As illustrated above, SPG's current price to FFO of 11.70 is well below its historical price to FFO ratio of 16.05.

While SPG's fundamentals are arguably as strong as they were a few years ago, I will assume for the sake of conservatism that they are not.

Factoring that in with a reversion to a fairly middling price to FFO ratio of 13.50 and a fair value of $167.71 a share, SPG is trading at a 13.3% discount to fair value and offers 15.4% upside from the current price of $145.35 a share (as of January 5, 2020).

The next valuation metric that I'll utilize to determine the fair value of shares of SPG is the 5-year average dividend yield.

According to Simply Safe Dividends, SPG's current yield of 5.78% is elevated well beyond its 5-year average yield of 4.34%.

Again, splitting this difference roughly down the middle and assuming a 5.00% yield and fair value of $168.00 a share, this indicates that SPG is priced at a 13.5% discount to fair value and offers 15.6% capital appreciation from the current price.

Source: Investopedia

The final valuation method that I will use to estimate a fair value for shares of SPG is the dividend discount model or DDM.

The first input into the DDM is the expected dividend per share, which is another term for the annualized dividend per share. In the case of SPG, that amount is currently $8.40 (likely to increase in February).

The second input into the DDM is the cost of capital equity, which is the rate of return that an investor requires on their investment. I require a 10% rate of return because I believe that is ample reward for the time and effort that I spend researching and occasionally monitoring investments.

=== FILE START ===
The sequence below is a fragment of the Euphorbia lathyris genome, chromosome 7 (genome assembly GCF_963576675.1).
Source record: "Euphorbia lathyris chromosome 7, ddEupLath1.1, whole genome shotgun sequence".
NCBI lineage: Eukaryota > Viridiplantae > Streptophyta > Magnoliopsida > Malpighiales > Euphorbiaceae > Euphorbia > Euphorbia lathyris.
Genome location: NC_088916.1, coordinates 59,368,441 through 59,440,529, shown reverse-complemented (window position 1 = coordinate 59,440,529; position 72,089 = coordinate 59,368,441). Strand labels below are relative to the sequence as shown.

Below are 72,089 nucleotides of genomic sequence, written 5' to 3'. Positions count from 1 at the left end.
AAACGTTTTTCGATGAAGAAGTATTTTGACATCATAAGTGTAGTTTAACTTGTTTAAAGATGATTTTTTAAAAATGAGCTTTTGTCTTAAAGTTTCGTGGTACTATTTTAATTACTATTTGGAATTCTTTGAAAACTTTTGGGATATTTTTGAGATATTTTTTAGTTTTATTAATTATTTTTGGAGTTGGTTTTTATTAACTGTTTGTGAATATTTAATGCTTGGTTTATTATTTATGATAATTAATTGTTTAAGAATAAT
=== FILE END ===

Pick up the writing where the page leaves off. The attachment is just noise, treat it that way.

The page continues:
The final input into the DDM is the long-term dividend growth rate or DGR.

Unlike the first two inputs into the DDM, the long-term DGR takes a more deliberate and focused effort to accurately forecast. Investors must take into consideration a company's payout ratios (and whether they are likely to remain the same, expand, or contract over the long-term), annual FFO growth, the strength of a company's balance sheet, and industry fundamentals.

When I factor in that SPG's payout ratio is likely to remain the same over the long-term, I believe it is reasonable to conclude that dividend growth is likely to match the 4-5% FFO growth that I'm expecting for the long-term.

Assuming a 4.75% long-term DGR and a fair value of $160.00 a share, SPG is trading at a 9.2% discount to fair value and offers 10.1% upside from the current price.